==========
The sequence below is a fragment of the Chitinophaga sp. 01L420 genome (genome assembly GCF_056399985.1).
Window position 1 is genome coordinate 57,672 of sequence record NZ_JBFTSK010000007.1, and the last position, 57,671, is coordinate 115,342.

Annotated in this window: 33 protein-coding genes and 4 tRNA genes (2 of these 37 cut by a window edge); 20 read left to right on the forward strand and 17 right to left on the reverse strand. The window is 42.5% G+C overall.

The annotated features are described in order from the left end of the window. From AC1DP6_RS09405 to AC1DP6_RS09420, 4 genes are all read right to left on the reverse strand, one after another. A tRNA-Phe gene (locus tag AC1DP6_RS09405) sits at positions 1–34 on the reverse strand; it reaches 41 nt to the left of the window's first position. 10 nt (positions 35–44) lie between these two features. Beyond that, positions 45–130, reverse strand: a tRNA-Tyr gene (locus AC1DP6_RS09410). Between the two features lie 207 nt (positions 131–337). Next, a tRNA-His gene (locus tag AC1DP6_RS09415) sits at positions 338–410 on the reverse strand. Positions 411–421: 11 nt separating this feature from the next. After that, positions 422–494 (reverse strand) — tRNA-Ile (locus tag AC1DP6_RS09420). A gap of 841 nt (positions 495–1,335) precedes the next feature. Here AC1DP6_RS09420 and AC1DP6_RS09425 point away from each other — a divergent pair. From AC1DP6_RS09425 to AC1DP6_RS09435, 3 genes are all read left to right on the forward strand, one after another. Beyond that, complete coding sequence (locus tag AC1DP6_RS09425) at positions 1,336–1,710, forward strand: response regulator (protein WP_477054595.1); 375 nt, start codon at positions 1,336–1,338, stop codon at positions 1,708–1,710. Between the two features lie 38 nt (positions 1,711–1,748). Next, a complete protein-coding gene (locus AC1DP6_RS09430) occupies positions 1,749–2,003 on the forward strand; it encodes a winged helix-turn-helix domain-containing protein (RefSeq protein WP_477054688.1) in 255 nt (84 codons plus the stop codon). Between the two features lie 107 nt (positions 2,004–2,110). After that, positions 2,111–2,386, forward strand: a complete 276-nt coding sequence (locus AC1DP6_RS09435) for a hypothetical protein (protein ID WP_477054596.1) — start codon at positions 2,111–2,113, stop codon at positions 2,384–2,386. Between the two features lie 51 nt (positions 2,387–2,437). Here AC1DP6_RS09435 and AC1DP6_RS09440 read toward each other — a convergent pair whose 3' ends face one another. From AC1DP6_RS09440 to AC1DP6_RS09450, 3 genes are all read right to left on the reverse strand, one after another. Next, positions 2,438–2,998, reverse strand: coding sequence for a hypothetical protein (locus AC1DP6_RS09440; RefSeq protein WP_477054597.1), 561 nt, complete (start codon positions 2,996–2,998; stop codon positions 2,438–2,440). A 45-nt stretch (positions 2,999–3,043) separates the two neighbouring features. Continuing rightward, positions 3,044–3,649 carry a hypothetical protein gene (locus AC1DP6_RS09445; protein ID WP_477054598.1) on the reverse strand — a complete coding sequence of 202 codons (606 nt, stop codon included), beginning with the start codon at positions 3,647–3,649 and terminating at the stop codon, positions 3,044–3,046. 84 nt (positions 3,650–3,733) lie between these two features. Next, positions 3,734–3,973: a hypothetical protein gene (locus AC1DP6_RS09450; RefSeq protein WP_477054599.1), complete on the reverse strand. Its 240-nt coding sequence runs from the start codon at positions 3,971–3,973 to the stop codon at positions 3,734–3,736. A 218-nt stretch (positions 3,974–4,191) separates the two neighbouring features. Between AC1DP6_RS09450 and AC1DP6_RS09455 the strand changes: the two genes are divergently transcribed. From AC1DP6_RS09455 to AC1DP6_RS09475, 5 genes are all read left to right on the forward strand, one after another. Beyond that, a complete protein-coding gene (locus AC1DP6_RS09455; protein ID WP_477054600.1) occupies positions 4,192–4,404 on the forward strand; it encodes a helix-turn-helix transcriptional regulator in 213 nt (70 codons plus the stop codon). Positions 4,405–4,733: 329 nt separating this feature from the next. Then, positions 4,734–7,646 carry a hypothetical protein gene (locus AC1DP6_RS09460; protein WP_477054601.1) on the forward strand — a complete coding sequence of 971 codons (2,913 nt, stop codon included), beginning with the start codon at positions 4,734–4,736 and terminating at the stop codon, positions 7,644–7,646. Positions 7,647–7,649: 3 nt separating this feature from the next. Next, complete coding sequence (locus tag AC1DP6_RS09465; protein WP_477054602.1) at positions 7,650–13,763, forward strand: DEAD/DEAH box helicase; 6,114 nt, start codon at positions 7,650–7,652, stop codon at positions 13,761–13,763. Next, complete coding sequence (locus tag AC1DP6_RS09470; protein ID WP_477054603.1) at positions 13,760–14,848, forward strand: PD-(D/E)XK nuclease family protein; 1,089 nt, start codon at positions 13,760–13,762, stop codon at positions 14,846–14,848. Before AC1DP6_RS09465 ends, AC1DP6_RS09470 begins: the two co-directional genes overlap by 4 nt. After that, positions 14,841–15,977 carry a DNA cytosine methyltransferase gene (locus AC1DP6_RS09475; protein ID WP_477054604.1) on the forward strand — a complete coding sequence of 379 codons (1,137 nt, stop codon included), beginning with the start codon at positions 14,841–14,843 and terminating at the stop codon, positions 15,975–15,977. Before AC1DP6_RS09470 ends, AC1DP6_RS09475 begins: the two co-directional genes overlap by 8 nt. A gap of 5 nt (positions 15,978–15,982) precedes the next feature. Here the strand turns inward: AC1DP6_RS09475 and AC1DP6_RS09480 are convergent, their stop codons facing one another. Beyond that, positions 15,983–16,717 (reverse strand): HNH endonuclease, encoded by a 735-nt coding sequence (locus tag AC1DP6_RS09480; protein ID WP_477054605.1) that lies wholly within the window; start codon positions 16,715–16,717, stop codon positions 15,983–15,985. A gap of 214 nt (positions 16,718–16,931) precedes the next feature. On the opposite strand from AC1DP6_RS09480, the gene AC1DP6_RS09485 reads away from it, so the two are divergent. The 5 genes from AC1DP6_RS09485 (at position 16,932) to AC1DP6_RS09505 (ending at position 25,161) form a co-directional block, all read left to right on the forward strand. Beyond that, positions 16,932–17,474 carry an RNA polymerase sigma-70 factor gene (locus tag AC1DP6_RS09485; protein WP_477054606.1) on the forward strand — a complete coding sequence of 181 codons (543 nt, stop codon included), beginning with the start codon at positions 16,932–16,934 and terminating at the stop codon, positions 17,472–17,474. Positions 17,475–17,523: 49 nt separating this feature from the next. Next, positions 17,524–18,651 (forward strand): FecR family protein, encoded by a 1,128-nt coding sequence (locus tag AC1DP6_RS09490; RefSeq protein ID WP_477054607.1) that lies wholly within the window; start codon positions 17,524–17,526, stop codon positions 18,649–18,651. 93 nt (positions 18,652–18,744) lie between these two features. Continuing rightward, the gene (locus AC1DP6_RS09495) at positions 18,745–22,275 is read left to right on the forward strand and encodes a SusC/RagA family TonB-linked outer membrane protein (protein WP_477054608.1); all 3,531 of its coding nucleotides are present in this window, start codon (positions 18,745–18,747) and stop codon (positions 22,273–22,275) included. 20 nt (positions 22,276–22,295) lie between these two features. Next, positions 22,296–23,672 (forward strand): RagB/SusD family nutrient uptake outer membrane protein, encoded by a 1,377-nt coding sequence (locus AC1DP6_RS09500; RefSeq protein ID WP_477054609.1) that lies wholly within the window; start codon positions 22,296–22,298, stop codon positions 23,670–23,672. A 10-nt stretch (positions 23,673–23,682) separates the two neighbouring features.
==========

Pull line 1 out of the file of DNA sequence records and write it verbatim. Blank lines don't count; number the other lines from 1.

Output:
The sequence below is a fragment of the Chitinophaga sp. 01L420 genome (genome assembly GCF_056399985.1).